Oct. 14, 2021
For more information, contact Shelley M. Snow, Communications, 503-881-5362
SALEM – The spotlight is on teenaged drivers Oct. 17 – 23 for National Teen Driver Safety Week… or is it?
“My advice for parents is to be very patient with young drivers due to their lack of driving experience,” said Igor Kusznirczuk, a driver examiner at Florence’s DMV field office. “Parents should not be overconfident that their child will pass without any problems; the added pressure on young drivers makes them even more nervous and uncomfortable with the test experience.”
Teen drivers are often anxious about learning to drive and passing the test; after all, it’s a huge responsibility to be a safe driver – the consequences of not being so can be life-altering.
That’s why drive test examiners say it’s important for parents and young drivers to relax and focus on the task at hand.
“Some teens are calm with conversation, and that helps them stay relaxed and attentive, while others prefer complete silence,” said Kimberly Saddler, a DMV drive test examiner at the North Salem field office. “Both situations have presented unique opportunities in that you as the examiner or the parent must be aware of what will help the teen driver stay relaxed, attentive and aware while on the road with others.”
What else can I do?
Fortunately, DMV has great material to help those learning to drive and those who are helping them!
“I recommend that parents review ‘The Oregon Parent Guide to Teen Driving’ booklet and that teens read the ‘What to Expect from your Drive Test’ pamphlet,” said Aster Correia, transportation service representative in DMV’s Baker City field office. “Unfortunately, we have seen many teens fail in the office based off the information they studied incorrectly on a phone app or the wrong site online.”
Reviewing the right material, such as the Oregon Driver Manual; having parental involvement in training; and enrolling in an ODOT-approved driver education program are three key elements of success for teen drivers.
“These steps are a great way to instill life-long safe driving behaviors in students,” said Jody Raska, ODOT Driver Education Program manager.
Important things to consider
The greatest dangers for teen drivers include driving impaired and/or distracted, speeding and not always wearing a seat belt. Role-model the behavior you support, and remind your teens how much you care by insisting they obey the rules of the road, including not using the phone at all when behind the wheel.
Across the country, young drivers show up in large numbers when it comes to fatal and serious injury crashes. In one year alone (2019) in the U.S., 2,042 people were killed in crashes involving teen drivers (age 15 – 18), according to the National Highway Traffic Safety Administration. For that same year, NHTSA data also indicates:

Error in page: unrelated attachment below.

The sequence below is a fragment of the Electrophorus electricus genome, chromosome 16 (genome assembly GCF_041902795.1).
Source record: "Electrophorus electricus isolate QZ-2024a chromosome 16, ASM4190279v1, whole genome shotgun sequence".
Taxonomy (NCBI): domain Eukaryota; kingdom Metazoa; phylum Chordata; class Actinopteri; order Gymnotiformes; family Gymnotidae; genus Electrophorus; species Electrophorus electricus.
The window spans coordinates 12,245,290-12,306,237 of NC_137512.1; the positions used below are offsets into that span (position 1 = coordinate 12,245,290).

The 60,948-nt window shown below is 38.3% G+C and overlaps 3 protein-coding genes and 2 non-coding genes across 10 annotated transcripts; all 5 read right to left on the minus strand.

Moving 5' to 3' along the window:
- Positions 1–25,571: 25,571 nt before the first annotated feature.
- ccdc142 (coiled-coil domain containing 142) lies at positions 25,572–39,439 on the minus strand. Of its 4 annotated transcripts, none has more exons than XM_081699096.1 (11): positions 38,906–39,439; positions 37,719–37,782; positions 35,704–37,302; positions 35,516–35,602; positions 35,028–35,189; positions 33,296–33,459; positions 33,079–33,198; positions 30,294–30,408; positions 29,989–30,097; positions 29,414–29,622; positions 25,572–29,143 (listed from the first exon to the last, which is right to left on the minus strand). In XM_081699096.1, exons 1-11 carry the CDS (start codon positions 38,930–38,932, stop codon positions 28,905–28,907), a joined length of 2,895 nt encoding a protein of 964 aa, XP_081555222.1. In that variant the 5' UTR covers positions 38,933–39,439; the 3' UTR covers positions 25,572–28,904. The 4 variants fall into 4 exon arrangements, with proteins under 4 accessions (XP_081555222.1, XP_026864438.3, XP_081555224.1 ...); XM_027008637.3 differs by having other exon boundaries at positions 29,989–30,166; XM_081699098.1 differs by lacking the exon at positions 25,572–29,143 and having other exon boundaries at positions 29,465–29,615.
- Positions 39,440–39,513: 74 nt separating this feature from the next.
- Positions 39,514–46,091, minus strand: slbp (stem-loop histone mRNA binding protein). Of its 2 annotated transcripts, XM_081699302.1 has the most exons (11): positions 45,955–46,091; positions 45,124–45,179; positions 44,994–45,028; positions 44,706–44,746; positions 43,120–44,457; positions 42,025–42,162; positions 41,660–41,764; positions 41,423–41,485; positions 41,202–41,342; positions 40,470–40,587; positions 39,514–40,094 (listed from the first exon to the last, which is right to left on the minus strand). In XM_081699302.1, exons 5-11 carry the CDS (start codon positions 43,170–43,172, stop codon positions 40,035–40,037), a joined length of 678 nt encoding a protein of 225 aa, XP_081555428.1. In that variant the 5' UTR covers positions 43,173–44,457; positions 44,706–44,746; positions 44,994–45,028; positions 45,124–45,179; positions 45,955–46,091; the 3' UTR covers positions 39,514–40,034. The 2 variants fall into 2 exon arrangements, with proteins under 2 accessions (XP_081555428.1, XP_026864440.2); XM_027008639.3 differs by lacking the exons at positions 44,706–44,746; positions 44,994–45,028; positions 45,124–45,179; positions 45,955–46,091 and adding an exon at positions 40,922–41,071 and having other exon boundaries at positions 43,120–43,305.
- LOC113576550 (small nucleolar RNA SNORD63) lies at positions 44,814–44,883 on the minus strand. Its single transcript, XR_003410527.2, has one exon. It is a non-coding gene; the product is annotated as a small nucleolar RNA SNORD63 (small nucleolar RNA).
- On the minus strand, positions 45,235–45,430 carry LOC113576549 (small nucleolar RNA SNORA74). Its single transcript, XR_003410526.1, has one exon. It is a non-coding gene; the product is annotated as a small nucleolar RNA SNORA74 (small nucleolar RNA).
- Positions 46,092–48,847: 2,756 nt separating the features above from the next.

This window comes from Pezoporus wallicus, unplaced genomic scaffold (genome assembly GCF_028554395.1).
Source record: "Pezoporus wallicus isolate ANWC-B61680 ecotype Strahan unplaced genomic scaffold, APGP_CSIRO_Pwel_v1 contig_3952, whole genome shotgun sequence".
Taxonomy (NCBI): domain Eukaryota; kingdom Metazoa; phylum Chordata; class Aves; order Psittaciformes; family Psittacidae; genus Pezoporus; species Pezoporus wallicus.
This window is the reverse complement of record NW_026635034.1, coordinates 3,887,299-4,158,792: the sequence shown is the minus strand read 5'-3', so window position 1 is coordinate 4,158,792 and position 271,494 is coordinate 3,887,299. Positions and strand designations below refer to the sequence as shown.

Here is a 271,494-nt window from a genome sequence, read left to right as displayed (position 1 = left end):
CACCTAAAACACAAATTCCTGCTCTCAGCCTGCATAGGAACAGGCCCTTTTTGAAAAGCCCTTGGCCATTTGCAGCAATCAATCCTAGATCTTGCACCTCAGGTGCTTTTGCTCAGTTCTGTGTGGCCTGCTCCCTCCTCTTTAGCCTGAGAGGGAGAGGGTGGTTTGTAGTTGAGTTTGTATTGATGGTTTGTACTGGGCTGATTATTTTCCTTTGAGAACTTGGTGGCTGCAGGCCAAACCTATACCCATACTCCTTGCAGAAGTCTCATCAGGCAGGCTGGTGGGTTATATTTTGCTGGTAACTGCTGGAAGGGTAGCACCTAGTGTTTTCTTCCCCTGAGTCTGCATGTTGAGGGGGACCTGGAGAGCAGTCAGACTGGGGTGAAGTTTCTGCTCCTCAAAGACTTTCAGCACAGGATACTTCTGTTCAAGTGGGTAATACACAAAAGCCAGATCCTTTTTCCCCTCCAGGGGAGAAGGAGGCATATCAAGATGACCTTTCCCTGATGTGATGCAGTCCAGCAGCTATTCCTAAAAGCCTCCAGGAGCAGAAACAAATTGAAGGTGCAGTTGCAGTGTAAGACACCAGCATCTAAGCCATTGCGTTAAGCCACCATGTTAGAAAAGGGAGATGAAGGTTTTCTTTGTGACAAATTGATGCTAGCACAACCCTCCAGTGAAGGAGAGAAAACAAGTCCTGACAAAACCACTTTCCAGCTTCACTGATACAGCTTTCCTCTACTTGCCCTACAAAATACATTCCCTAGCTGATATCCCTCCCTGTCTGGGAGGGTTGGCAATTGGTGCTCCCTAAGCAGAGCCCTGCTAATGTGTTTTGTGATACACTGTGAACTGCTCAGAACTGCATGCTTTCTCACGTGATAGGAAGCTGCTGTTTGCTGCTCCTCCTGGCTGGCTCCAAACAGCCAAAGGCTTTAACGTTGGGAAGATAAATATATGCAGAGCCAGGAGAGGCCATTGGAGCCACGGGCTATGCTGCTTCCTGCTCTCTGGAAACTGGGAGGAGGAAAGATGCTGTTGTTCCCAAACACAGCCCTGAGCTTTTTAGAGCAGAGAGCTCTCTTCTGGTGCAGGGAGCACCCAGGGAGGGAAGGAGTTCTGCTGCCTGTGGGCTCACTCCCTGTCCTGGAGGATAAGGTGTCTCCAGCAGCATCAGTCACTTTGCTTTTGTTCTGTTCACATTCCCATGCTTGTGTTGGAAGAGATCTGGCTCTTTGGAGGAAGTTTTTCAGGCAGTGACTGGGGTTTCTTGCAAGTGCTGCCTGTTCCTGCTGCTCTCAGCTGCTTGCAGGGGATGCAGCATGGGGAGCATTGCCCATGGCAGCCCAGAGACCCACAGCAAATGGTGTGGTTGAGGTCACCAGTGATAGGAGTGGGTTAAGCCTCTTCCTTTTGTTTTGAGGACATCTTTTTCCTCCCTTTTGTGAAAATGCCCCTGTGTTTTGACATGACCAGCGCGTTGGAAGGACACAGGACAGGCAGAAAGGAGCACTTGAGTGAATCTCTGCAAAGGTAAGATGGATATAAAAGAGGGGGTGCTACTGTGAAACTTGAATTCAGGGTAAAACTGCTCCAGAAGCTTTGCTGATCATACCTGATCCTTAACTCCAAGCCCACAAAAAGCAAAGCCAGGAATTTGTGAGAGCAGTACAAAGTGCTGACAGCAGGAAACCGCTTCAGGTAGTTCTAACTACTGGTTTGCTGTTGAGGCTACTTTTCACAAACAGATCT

- 45% of teen drivers who died in crashes were unbuckled.
- 27% of teen drivers involved in fatal crashes were speeding at the time of the crash.
- 16% of teen drivers involved in fatal crashes had alcohol in their system.
“Speed, impairment, lack of seat belt use and distraction continue to be the leading causes of teen crashes,” Raska said. “It’s best if we can start off creating good habits when drivers are young.”
In Oregon from 2014- 2018, young drivers (age 15 – 20), were involved in 14.2% of fatal and serious injury crashes — that breaks down to a tragic 221 fatal crashes and 1,129 serious injury crashes. This group makes up the second highest proportion of drivers involved in those crashes behind aging drivers (age 65+) and on par with motorcyclists.
How can we help young drivers?
Approved, formal driver education saves lives. ODOT has educational information online for parents and young drivers (Why Drive with Ed?), including a list of approved driver education providers.
Training and practice will help young drivers avoid some common errors. According to Kusznirczuk, Saddler and Correia, young drivers often lack depth in the ability to observe their surroundings. Not checking blind spots thoroughly, seeing only the traffic that’s close by, and even going straight through stop signs are behaviors not uncommon during drive tests.
Ready to talk with your teen about driving? NHTSA offers tips on how to discuss common driver-related issues. If you’re waiting for a good time to have this important discussion, National Teen Driver Safety Week is here, parents and guardians, so go for it!